In a shocking surprise to most of us dietitians, the American Heart Association (AHA) stood up to the food industry earlier this month and essentially made eating and drinking a lot of items in the supermarket off-limits.

Why? Because sugar has just earned a spot on the AHA’s black list, joining saturated fat, cholesterol, and sodium as negative nutrients that need to be limited for your heart’s sake.

The AHA’s new recommendations on added sugars in our diet are the strictest of any major health organizations’ guidelines. Added sugars, by the way, are sweeteners that are used primarily in processed packaged foods and beverages—think sodas, cereals, and desserts. Added sugars are not the same as natural sugars, which are naturally present in fruit, 100% fruit juices, dairy products, and vegetables.

The AHA recommends that added sugar intake be limited to 100 calories (25 grams, or 6 teaspoons) per day for women, and to 150 calories (about 37 grams, or 9 teaspoons) per day for men.

Why the change?
Most of us now eat about 355 calories (88 grams, or 22 teaspoons) of added sugars each day, which is almost a 20% increase over the past three decades. When you consider that a 12-ounce can of soda or one cup of frozen yogurt packs in 8 teaspoons of sugar, meeting the new restrictions will make many foods and beverages off-limits.


The sour truth to all this sweet stuff in our diet, according to the AHA report, published in the journal Circulation, is that several studies have linked high amounts of sugar intake to insulin resistance, hypertension, high triglycerides, and type 2 diabetes. While most food manufacturers would argue otherwise, the bottom line is that sweets may taste great, but they don’t add positive nutrients to our diet. In a nation of overfed and undernourished individuals, sugary foods need to be limited.

The AHA’s conclusion: There is sufficient evidence to link excessive sugar intake to the pandemic of obesity and cardiovascular disease.

Tricks to limit added sugars
If you have a sweet tooth, you can probably make use of these tricks I use to limit added sugars and make sure I don't blow my overall daily calorie budget.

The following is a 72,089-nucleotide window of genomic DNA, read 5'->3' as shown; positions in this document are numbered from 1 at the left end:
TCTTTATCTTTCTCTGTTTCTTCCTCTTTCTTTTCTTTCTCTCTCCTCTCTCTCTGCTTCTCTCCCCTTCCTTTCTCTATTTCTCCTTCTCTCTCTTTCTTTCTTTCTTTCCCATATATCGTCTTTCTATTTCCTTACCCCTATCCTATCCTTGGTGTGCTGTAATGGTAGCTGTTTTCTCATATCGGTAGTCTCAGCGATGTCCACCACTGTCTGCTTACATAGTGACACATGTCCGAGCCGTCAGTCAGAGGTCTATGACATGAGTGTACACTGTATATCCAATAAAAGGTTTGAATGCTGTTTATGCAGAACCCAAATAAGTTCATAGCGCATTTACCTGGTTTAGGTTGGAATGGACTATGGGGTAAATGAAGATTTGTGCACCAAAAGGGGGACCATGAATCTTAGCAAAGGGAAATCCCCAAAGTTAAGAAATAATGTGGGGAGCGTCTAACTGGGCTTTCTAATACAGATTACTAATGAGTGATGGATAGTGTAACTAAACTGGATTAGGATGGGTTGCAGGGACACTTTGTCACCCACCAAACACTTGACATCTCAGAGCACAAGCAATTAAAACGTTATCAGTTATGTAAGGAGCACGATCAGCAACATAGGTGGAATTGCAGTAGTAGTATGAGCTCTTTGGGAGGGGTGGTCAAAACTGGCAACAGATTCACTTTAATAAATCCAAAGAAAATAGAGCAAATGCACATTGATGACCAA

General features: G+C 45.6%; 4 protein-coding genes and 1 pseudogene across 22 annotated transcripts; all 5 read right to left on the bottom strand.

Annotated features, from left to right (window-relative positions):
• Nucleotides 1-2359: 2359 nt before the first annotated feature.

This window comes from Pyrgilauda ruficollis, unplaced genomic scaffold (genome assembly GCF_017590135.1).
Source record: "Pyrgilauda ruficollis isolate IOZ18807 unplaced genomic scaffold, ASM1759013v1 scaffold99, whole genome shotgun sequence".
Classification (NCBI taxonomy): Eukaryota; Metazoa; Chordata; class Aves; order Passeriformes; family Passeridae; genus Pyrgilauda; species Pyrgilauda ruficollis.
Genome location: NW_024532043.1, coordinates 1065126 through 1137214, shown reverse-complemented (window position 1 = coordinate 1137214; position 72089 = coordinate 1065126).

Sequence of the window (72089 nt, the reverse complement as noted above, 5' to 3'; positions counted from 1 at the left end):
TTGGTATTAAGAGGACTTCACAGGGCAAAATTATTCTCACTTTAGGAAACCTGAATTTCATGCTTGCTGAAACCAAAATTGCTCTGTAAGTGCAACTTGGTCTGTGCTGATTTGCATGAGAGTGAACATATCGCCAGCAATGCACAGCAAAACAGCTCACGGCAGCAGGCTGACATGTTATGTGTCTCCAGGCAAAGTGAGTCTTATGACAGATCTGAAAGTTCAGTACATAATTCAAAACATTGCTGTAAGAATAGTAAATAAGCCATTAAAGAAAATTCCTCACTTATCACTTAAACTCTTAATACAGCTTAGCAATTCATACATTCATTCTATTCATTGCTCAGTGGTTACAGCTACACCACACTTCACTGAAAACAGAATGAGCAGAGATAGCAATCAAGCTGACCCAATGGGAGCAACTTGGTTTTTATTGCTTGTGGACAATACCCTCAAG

• Eat natural, whole foods, like fruits, vegetables, nuts, and seeds, as added sugars are primarily in processed foods. This is especially true for snacks, as between-meal noshes are often sugar-laden.
  • Since added and natural sugars aren't distinguished from one another on nutritional labeling, it's not possible to calculate exactly how much you're getting each day. But as a general rule of thumb, the more processed a food is, the higher percentage of its sugars are added—especially if it's not a fruit or dairy product, which may contain a mix of both.
  • For a better idea of the added sugar content, look at the ingredient list on packaged foods. If any of these are among the first three ingredients, the food is sugar-rich: brown sugar, corn sweetener, corn syrup, sugar (dextrose, fructose, glucose, sucrose), high-fructose corn syrup, honey, invert sugar, malt sugar, molasses, raw sugar, syrup.
  • Choose foods labeled low-sugar, sugar-free, or sugar-reduced.
  • Pay particular attention to the foods and beverages listed below, as they are the most common sources of added sugars in the diet.

Major sources of added sugar in Americans’ diets

  • Regular soft drinks: 33% contribution to total added sugar intake
  • Straight sugar and candy: 16%
  • Cakes, cookies, pies: 13%
  • Fruit drinks and “-ades” (not 100% fruit juice): 10%
  • Dairy (watch out for sweetened yogurt and ice cream): 8.5%
  • Grain-based foods (watch out for cinnamon toast and sweetened cereals): 6%